"Paint is liquid matter and therefore the limitation on its use is the human imagination, having experimented freely in my earlier years, I find I am fundamentally interested in what paint, wielded as its has been for centuries, can still communicate. I utilize traditional materials and techniques: oil paint, linseed oil, wax, liquin, turpentine and various additives: underpainting, building and glazing. I am deeply moved by the color of the world, my attention is constantly riveted by the wonder of , for instance, red paint, when it remains only the physical stuff on a surface or mysteriously shifts, transforms into meaning, the instant the brain registers recognition, 'ah, a rose petal' or a bloodstain of tissue. Where is the edge ?
I find it tragic to live in a culture where scientific imagination is applauded and artistic imagination is suspect, for they derive from the same search."

"Philosophically and politically, it is my opinion that one of the major tasks of the arts in the 21st Century is to relink culture and nature. Intellectually I reject Puritanism, dogmas of any description, hegemonies and systems, which suppress independent thought or dictate, mass response and mass behavior. Intuitively, I fell too much has been discussed and written about painting in this century. There are those of us who need to paint and those of us who need to see paint is in me, a life-force; a metabolic result of my being. It is an essential vent for the intensity of the awe (beauty) and terror (horror) of being alive. It is also an ordering process whereby I might gift back to others, if I am true, a shared experience of the ecstasy of seeing. What drives my vision seems to be the need to locate a particular orientation, a 'genetically felt' space in which a simultaneous multiplicity of desperate realities coexist. And if I write that I am in search of an unknown - the deep feminine - I hope I will not be misunderstood. I feel my work may grow closer to silence and become more contemplative as I further mature."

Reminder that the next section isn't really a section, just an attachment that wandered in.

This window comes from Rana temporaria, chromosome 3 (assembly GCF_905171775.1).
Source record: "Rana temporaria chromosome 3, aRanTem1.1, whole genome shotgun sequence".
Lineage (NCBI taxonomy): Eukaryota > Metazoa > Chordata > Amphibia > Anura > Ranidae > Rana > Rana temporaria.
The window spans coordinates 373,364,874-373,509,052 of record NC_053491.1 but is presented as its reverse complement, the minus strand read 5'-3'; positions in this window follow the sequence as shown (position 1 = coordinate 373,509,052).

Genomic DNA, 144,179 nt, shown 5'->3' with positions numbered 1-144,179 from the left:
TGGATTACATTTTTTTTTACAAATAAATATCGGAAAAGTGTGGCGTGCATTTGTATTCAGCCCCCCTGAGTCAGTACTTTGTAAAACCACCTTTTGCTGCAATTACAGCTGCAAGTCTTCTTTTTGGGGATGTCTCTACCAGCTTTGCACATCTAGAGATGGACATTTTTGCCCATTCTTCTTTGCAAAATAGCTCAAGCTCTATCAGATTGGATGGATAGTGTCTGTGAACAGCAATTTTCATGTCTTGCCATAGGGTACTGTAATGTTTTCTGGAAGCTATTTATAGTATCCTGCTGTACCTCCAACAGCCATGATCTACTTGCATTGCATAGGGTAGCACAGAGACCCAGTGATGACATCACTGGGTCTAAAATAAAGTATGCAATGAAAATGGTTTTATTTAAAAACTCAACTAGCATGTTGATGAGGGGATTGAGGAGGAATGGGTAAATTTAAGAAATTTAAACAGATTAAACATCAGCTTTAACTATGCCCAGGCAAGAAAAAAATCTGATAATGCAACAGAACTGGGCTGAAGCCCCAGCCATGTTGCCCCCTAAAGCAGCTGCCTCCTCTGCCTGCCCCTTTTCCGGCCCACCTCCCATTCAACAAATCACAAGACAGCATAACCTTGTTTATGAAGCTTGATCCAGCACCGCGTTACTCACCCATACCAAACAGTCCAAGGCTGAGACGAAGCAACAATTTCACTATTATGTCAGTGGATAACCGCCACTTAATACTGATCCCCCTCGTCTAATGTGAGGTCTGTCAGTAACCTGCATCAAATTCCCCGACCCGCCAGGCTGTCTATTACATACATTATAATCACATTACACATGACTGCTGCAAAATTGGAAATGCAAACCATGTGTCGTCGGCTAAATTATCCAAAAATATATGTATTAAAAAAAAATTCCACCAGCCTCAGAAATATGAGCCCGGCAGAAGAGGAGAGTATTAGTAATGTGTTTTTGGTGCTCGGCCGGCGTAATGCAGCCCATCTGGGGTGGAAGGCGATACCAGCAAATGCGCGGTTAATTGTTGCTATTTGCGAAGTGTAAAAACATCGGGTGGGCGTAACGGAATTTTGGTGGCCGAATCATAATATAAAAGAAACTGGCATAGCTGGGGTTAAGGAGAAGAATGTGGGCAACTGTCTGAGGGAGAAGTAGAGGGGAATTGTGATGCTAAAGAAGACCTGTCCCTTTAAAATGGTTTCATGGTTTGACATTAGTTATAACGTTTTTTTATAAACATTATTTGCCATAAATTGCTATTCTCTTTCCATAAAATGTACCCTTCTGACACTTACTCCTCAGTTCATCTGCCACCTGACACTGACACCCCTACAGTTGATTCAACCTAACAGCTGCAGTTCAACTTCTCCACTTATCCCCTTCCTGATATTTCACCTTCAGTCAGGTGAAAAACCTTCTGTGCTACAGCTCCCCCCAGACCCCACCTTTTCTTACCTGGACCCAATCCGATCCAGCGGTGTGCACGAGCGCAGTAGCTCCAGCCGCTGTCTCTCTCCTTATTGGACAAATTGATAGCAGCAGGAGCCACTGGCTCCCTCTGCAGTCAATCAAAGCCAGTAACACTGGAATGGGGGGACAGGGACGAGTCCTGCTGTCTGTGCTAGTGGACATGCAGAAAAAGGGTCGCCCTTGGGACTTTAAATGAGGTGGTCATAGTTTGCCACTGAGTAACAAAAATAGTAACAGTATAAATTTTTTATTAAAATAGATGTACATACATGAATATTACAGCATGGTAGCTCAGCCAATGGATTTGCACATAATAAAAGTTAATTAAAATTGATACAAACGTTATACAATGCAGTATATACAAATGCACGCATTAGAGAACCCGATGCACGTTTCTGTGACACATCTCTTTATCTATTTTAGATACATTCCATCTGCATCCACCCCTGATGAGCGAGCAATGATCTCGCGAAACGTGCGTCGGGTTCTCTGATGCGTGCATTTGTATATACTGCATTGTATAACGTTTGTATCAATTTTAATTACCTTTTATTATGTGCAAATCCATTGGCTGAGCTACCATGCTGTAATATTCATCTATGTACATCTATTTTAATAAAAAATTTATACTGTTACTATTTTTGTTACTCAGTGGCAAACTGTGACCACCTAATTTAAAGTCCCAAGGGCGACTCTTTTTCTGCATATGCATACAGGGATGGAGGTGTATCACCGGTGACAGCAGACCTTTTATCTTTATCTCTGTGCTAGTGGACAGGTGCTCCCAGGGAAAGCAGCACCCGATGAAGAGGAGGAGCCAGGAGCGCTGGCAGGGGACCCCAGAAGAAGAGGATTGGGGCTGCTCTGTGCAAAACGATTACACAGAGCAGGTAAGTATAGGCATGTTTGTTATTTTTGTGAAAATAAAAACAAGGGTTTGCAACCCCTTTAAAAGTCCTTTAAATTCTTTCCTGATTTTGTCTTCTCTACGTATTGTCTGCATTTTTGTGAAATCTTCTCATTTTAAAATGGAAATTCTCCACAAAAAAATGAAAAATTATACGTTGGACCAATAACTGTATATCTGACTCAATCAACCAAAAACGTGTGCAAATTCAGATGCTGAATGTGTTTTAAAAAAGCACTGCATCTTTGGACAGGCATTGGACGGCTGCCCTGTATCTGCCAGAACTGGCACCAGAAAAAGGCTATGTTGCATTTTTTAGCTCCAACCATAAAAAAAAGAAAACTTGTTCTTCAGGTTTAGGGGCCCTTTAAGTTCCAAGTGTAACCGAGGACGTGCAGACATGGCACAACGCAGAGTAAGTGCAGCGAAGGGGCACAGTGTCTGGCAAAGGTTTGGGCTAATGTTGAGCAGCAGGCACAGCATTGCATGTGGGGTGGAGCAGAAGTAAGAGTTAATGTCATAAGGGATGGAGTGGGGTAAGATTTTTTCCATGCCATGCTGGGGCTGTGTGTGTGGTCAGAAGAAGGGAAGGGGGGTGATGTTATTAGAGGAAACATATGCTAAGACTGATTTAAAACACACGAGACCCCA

"Cynicism, irony, sarcasm and related postures hold no interest for me. Rather, I am drawn to work which engages compassion, suggests the fragility of relationships in all forms, the organic, the simple and elegant, the raw and sensuous, the subtle and certainly the ineffable."

What others say about Ciel Bergman

".. the dark, seductive, moody, and potentially violent flowers of Ciel Bergman reveals areas of the female psyche that I've heard about but have never before experienced. Her landscapes, ..., with or without flowers, are memorable for their fluid pastel colors and strong composition.... Here is an artist on a spiritual journey, which we're invited to join."
- Edwin Goldman, "Art Talk"

"[Ciel Bergman] Cheryl Bowers has clearly taken her place with such established California painters as William Wiley, Fred Marin, Jay de Feo, Allan, Brown, Smith, Hudson."
- Charles Shere, Oakland Tribune